Estate Planning For Affordable Housing

Wanted to discuss briefly estate planning for income-restricted properties. “Income restricted properties” is real estate whose owners’ income is below the community’s maximum allowed income. It a form of “affordable housing.” The confusion frequently arises when trying to plan for the affordable house’s occupant’s death, and the subsequent transfer of the property to their heirs.

Issue No. 1: Who is going to inherit?

These properties come with multiple restrictions, one of which being that ALL owners at all times must meet the income requirements. This means that in order to actually become owners, the heirs of the current owners must also meet the income restrictions. But frequently, they make too much money to qualify for ownership of one of these properties.

What that means in practice is that the owner of an affordable housing unit can still bequest the property to their heirs, but if they do not qualify, they would be forced to sell to someone who does, and would inherit the proceeds from the sale instead of the actual physical property.

Issue No. 2: How to transfer at death?

The second issue arises with the actual physical act of transfer. As these affordable housing units are still “real estate,” they must be transferred through a probate process, or through a revocable living trust. Here’s an outline of the issue:

- The family wants to avoid probate, to avoid paying the really high statutory fees to executor and the probate attorney.

- In most situations, in order to successfully avoid probate, the property must be in a revocable living trust, which requires an actual transfer from the original purchaser of the property, to him or herself as trustee of his or her revocable living trust.

- Most of the affordable housing purchase agreements prohibit any and all transfers of title, as to ensure that all owners meet their income restrictions.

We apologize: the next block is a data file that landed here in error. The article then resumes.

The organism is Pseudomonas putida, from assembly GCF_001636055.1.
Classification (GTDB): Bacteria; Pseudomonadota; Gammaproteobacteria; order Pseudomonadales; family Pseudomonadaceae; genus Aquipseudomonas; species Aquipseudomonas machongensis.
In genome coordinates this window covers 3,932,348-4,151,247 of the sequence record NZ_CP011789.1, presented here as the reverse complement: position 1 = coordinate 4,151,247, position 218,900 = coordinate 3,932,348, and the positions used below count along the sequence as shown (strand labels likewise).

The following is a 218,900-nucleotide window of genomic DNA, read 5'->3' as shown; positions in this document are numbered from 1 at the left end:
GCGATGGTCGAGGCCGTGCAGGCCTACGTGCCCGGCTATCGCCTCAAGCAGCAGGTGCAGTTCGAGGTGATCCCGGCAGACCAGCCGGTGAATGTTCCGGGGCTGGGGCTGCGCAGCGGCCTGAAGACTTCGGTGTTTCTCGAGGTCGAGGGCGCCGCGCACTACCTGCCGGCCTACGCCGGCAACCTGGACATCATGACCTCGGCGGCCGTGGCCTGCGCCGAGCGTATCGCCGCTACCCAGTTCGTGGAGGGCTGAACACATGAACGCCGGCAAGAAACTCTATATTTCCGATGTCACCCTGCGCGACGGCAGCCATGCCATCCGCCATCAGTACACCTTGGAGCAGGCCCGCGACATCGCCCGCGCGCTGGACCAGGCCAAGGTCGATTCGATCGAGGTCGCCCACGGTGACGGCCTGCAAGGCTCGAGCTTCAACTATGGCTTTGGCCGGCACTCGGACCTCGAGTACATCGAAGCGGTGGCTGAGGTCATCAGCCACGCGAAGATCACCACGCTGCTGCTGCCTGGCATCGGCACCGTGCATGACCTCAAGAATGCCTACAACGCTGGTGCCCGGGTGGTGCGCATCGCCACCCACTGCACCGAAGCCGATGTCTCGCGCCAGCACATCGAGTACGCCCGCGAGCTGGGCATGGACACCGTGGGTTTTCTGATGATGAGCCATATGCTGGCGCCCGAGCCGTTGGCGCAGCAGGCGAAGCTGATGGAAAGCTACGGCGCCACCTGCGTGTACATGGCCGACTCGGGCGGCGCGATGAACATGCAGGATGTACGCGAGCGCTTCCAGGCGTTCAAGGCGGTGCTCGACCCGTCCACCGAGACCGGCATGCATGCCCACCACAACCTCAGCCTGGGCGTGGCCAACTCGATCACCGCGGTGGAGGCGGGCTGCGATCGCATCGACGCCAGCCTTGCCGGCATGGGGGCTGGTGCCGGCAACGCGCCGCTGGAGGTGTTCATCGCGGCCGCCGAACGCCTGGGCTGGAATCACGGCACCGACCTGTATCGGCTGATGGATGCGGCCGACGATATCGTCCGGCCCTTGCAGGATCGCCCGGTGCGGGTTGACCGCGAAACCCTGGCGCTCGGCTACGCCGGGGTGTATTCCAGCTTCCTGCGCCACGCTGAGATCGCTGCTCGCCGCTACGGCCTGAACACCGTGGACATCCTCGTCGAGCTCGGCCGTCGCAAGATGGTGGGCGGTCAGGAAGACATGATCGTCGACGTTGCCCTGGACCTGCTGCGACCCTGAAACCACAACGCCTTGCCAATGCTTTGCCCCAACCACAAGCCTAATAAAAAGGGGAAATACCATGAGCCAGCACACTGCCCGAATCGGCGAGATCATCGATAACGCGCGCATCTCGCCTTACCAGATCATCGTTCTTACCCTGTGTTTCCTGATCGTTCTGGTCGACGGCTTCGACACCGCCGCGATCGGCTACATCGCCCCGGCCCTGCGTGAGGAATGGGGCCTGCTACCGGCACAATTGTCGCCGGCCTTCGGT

In reality, the transfer to a revocable living trust is not a “real” transfer because for all but probate court purposes, the “owner” actually remains the same – the original purchaser that purchased the property after meeting the income restrictions. However, unfortunately, some regulatory agencies do not realize this, and try to treat a revocable trust transfer as a “real” transfer, as if the owner actually sold the property to an unrelated 3rd party that doesn’t actually meet the income restrictions.

The good news is that the problem of transferability to a revocable trust is actually not a problem, but a mere misunderstanding, which is overcome with patience and some information. I would be more than happy to help.


"It is hard to express how great we, my husband, and I appreciate Marina Modlin service in our conflict with the City Hall regarding our trust. Her high professional skills combined with insistence allows not only solving our personal problem, but making possible to change City Hall rules related to the corresponding problems. I highly recommend Marina Modlin as the best will and trust attorney."
Galina O, 7/13/12